Whitehurst says the donation spawned a major effort by the local fire department to care for pets who are injured in fires or car accidents when the department is called to a scene. Manatee County has 40 fire trucks and now "every fire truck in East Manatee County carries oxygen masks for dogs," Whitehurst says. "In fact, there are three sizes for canines. So we can provide oxygen to all size dogs in a fire." (Whitehurst explains that because cats don't have snouts, they can actually be administered human oxygen masks.)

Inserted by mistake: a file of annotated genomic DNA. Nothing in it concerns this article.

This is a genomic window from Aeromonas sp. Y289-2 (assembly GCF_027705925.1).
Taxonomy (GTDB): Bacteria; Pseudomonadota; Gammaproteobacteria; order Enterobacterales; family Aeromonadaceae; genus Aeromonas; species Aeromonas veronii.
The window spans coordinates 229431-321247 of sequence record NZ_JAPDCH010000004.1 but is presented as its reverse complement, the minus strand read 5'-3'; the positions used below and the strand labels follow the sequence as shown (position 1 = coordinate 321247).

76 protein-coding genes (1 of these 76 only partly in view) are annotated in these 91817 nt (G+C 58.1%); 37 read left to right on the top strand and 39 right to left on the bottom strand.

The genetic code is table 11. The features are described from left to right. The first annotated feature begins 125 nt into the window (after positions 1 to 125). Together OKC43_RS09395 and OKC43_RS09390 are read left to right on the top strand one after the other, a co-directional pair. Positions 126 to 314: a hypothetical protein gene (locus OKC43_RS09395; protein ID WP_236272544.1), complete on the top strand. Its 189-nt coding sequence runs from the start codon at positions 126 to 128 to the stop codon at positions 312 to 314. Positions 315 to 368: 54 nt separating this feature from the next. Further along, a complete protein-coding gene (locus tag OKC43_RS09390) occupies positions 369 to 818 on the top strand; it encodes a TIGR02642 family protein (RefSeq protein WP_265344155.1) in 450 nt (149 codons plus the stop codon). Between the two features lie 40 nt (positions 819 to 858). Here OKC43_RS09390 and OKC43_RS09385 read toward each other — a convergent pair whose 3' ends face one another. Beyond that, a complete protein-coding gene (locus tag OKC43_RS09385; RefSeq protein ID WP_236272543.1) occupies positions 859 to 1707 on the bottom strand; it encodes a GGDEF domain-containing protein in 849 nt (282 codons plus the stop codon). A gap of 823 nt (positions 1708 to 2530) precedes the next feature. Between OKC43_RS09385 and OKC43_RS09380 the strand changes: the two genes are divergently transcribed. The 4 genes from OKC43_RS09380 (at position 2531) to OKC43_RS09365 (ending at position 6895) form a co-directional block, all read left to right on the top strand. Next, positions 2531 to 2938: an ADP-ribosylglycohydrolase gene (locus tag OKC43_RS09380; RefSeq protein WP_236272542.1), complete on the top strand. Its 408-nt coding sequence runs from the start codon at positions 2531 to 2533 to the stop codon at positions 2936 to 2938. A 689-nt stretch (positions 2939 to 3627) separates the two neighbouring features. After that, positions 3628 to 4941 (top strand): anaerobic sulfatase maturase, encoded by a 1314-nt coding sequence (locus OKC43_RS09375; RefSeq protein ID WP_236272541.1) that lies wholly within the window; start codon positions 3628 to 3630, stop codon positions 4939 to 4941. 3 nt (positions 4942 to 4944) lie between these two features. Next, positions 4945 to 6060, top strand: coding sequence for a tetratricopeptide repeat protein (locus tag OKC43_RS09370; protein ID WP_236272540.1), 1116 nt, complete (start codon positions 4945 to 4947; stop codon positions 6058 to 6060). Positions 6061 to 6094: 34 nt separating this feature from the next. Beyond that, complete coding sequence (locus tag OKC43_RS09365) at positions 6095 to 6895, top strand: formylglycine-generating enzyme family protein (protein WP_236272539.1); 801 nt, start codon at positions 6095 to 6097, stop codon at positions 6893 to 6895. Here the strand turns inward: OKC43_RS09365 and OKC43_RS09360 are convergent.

"On the fire side," Whitehurst says, "the most important thing we can do for an animal if it has smoke inhalation is to provide oxygen."
And although the department, equipment-wise, is really only armed with oxygen masks, "there are common sense things we can do," says Whitehurst. "Quite honestly, we will focus on the human patient first, but if we can deal with the animal and, say, it is shot and there is bleeding, that requires the same science as if the animal were a person." However, adds Whitehurst, "doggy CPR is different than human CPR, and there needs to be training on that."